"Enos!" exclaimed Mrs. Billings, looking at the clock, "it's nearly midnight! Mr. Johnson must be very tired, after such a long story.
The Chapter of the A. C. is hereby closed!"
The mild May afternoon was drawing to a close, as Friend Eli Mitch-
enor reached the top of the long hill, and halted a few minutes, to allow his horse time to recover breath. He also heaved a sigh of satisfaction, as he saw again the green, undulating valley of the Neshaminy, with its dazzling squares of young wheat, its brown patches of corn-land, its snowy masses of blooming orchard, and the huge, fountain like jets of weeping willow, half concealing the gray stone fronts of the farm-houses. He had been absent from home only six days, but the time seemed almost as long to him as a three years' cruise to a New Bedford whaleman. The peaceful seclusion and pastoral beauty of the scene did not consciously appeal to his senses; but he quietly noted how much the wheat had grown during his absence, that the oats were up and looking well, that Friend Comly's meadow had been ploughed, and Friend Martin had built his half of the line-fence along the top of the hill-field. If any smothered delight in the loveliness of the spring-time found a hiding-place anywhere in the well-ordered chambers of his heart, it never relaxed or softened the straight, inflexible lines of his face. As easily could his collarless drab coat and waistcoat have flushed with a sudden gleam of purple or crimson.
Eli Mitchenor was at peace with himself and the world--that is, so much of the world as he acknowledged. Beyond the community of his own sect, and a few personal friends who were privileged to live on its borders, he neither knew nor cared to know much more of the human race than if it belonged to a planet farther from the sun. In the discipline of the Friends he was perfect; he was privileged to sit on the high seats, with the elders of the Society; and the travelling brethren from other States, who visited Bucks County, invariably blessed his house with a family-meeting. His farm was one of the best on the banks of the Neshaminy, and he also enjoyed the annual interest of a few thousand dollars, carefully secured by mortgages on real estate. His wife, Abigail, kept even pace with him in the consideration she enjoyed within the limits of the sect; and his two children, Moses and Asenath, vindicated the paternal training by the strictest sobriety of dress and conduct. Moses wore the plain coat, even when his ways led him among "the world's people;" and Asenath had never been known to wear, or to express a desire for, a ribbon of a brighter tint than brown or fawn-color. Friend Mitchenor had thus gradually ripened to his sixtieth year in an atmosphere of life utterly placid and serene, and looked forward with confidence to the final change, as a translation into a deeper calm, a serener quiet, a prosperous eternity of mild voices, subdued colors, and suppressed emotions.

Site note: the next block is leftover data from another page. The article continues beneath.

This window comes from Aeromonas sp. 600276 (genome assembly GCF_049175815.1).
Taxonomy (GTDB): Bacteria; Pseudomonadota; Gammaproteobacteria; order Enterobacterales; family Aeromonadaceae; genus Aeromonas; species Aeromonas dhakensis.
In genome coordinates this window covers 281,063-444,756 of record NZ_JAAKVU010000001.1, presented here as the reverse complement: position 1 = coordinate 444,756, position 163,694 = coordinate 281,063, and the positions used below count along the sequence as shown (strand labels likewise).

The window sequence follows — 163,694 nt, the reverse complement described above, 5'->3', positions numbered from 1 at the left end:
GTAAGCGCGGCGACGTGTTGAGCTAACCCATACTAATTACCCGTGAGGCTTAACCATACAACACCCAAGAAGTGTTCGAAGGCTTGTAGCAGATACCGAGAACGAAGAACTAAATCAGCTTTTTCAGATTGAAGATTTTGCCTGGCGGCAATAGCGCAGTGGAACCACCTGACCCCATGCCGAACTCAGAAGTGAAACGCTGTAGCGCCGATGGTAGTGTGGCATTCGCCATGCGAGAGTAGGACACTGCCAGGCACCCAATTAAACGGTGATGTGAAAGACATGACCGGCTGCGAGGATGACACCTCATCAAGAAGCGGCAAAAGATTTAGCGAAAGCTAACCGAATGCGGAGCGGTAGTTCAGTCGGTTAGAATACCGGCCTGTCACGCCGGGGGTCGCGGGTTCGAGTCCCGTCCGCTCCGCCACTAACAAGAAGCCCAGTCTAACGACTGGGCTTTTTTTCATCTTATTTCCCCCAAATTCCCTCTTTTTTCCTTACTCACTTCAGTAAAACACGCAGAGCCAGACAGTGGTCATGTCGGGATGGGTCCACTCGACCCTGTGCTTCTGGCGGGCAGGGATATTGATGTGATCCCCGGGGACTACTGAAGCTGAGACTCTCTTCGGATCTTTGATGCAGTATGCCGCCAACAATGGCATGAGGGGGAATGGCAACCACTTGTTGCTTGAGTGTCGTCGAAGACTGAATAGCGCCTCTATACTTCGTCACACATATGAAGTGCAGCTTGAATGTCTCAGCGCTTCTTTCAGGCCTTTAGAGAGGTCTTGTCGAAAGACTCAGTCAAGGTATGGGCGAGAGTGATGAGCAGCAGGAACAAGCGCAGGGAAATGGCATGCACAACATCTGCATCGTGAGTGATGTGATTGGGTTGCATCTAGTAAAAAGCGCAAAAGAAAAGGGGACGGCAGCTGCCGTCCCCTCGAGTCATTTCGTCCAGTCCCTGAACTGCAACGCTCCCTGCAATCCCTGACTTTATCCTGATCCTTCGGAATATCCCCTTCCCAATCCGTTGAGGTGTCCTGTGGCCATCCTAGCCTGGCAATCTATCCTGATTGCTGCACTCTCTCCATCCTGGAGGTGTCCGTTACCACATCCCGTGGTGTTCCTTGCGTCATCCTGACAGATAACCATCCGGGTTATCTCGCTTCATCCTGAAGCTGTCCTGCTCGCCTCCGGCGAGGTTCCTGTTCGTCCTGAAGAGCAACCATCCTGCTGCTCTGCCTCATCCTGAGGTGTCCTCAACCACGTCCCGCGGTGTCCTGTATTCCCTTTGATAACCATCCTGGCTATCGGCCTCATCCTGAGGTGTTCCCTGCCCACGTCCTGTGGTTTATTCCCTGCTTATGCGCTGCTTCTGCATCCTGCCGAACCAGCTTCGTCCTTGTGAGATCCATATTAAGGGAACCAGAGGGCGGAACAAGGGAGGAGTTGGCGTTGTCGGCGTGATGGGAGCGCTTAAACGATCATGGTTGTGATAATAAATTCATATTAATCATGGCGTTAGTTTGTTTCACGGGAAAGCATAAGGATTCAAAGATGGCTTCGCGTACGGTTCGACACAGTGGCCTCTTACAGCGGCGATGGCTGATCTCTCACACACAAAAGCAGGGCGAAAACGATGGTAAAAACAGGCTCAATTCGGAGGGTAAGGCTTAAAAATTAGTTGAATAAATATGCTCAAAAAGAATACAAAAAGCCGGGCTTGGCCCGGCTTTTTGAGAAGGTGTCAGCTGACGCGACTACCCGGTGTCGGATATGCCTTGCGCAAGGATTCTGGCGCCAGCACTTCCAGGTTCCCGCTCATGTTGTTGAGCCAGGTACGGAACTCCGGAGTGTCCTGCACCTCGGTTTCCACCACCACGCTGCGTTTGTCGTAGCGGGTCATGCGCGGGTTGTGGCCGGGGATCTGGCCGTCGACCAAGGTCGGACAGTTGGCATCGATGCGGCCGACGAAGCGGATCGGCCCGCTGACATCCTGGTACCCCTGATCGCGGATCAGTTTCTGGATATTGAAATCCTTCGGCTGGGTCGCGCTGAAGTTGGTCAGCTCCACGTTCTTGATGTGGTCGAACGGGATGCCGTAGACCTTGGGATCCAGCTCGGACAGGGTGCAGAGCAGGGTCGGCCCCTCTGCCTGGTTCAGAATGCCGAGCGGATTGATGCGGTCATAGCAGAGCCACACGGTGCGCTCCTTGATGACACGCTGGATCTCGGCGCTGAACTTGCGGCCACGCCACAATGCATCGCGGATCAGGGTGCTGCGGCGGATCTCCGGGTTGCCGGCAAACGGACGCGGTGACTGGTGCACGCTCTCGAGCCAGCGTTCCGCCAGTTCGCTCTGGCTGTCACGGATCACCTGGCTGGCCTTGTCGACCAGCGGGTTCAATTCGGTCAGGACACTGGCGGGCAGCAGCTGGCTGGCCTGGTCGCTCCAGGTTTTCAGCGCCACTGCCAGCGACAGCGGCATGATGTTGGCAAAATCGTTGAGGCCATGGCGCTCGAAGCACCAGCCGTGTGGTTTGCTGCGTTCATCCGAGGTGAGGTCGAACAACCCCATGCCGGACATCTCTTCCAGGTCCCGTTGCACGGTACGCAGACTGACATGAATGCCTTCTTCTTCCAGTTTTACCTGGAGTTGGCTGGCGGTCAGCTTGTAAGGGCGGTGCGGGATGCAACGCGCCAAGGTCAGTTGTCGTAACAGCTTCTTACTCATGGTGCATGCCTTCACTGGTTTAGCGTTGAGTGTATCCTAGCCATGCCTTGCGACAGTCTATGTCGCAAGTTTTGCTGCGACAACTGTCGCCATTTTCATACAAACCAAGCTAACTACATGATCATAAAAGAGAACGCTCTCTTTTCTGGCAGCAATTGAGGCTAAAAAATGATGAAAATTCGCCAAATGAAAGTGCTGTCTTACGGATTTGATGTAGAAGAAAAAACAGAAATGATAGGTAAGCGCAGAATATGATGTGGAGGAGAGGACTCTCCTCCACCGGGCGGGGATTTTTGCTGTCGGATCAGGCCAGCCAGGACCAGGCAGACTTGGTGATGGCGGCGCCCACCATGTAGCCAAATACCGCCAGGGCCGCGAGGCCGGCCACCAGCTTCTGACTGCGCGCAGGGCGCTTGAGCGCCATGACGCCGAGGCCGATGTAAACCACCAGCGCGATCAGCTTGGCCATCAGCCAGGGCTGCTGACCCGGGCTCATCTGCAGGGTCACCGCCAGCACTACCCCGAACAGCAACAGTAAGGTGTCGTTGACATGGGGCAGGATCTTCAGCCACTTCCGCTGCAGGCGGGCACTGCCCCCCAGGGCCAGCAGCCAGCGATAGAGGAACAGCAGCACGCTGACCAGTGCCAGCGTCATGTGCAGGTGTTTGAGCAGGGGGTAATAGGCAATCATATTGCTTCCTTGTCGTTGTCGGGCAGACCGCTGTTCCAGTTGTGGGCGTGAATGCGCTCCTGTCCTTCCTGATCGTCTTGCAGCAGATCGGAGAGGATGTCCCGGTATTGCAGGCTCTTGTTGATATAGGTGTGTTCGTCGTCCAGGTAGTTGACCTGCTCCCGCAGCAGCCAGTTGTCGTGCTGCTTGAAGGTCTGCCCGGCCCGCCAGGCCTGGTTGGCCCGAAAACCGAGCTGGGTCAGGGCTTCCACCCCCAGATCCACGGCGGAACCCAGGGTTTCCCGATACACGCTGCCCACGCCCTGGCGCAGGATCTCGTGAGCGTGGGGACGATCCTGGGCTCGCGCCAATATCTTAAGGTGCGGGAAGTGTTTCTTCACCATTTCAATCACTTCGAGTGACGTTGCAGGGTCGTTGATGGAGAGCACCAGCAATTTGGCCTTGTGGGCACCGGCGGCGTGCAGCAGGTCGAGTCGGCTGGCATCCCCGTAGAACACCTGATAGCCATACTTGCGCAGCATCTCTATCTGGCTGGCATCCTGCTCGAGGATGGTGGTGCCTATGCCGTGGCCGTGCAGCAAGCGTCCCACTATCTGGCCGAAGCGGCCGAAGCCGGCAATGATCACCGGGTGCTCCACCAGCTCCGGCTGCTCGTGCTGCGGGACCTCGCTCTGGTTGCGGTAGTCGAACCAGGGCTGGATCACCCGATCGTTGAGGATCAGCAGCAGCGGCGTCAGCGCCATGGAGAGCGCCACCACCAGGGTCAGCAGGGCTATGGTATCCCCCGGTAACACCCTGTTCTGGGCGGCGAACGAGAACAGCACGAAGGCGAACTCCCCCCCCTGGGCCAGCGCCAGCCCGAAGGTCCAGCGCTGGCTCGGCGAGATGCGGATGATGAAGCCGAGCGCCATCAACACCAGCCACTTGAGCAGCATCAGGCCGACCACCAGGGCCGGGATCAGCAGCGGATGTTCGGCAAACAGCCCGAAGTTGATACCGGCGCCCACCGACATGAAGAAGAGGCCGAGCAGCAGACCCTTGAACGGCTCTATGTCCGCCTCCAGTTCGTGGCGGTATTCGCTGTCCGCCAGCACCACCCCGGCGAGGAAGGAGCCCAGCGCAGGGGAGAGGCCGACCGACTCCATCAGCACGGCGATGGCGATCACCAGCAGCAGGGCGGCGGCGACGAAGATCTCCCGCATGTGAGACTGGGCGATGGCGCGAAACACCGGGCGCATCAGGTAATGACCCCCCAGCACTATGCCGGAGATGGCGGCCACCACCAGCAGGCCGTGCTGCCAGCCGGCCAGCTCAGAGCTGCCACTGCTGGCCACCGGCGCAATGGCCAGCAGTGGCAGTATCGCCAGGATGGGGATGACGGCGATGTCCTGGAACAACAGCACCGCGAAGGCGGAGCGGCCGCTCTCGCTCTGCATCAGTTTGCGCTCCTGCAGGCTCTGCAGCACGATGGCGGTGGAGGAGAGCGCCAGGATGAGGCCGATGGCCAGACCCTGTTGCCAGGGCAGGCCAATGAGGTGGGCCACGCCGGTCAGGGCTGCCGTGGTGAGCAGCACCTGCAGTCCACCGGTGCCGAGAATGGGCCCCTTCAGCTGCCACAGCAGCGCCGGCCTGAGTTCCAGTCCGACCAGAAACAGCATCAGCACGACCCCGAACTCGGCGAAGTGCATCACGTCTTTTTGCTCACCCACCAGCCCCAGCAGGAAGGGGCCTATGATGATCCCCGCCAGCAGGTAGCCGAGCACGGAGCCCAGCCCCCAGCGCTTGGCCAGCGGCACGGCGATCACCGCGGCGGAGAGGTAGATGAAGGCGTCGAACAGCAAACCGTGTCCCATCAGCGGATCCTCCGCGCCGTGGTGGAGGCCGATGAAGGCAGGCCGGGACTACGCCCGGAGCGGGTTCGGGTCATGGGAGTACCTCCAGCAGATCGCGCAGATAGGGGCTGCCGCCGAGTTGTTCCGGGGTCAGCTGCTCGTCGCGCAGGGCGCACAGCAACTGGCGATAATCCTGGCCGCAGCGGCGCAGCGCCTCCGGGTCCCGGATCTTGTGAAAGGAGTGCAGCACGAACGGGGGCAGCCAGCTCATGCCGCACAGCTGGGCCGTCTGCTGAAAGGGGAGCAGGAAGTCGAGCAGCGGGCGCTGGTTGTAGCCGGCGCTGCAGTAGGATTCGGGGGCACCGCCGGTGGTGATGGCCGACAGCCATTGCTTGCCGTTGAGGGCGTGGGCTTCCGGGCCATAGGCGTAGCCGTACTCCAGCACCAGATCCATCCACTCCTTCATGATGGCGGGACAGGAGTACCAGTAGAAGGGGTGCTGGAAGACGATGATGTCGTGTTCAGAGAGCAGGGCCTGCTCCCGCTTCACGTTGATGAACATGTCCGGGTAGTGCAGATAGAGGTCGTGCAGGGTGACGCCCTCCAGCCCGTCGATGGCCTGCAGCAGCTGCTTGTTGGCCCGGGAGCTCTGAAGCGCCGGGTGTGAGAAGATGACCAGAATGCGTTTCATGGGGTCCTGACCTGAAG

He was returning home, in his own old-fashioned "chair," with its heavy square canopy and huge curved springs, from the Yearly Meeting of the Hicksite Friends, in Philadelphia. The large bay farm-horse, slow and grave in his demeanor, wore his plain harness with an air which made him seem, among his fellow-horses, the counterpart of his master among men. He would no more have thought of kicking than the latter would of swearing a huge oath. Even now, when the top of the hill was gained, and he knew that he was within a mile of the stable which had been his home since colthood, he showed no undue haste or impatience, but waited quietly, until Friend Mitchenor, by a well-known jerk of the lines, gave him the signal to go on. Obedient to the motion, he thereupon set forward once more, jogging soberly down the eastern slope of the hill,-- across the covered bridge, where, in spite of the tempting level of the hollow-sounding floor, he was as careful to abstain from trotting as if he had read the warning notice,--along the wooded edge of the green meadow, where several cows of his acquaintance were grazing,--and finally, wheeling around at the proper angle, halted squarely in front of the gate which gave entrance to the private lane.
The old stone house in front, the spring-house in a green little hollow just below it, the walled garden, with its clumps of box and lilac, and the vast barn on the left, all joining in expressing a silent welcome to their owner, as he drove up the lane. Moses, a man of twenty-five, left his work in the garden, and walked forward in his shirt-sleeves.
"Well, father, how does thee do?" was his quiet greeting, as they shook hands.
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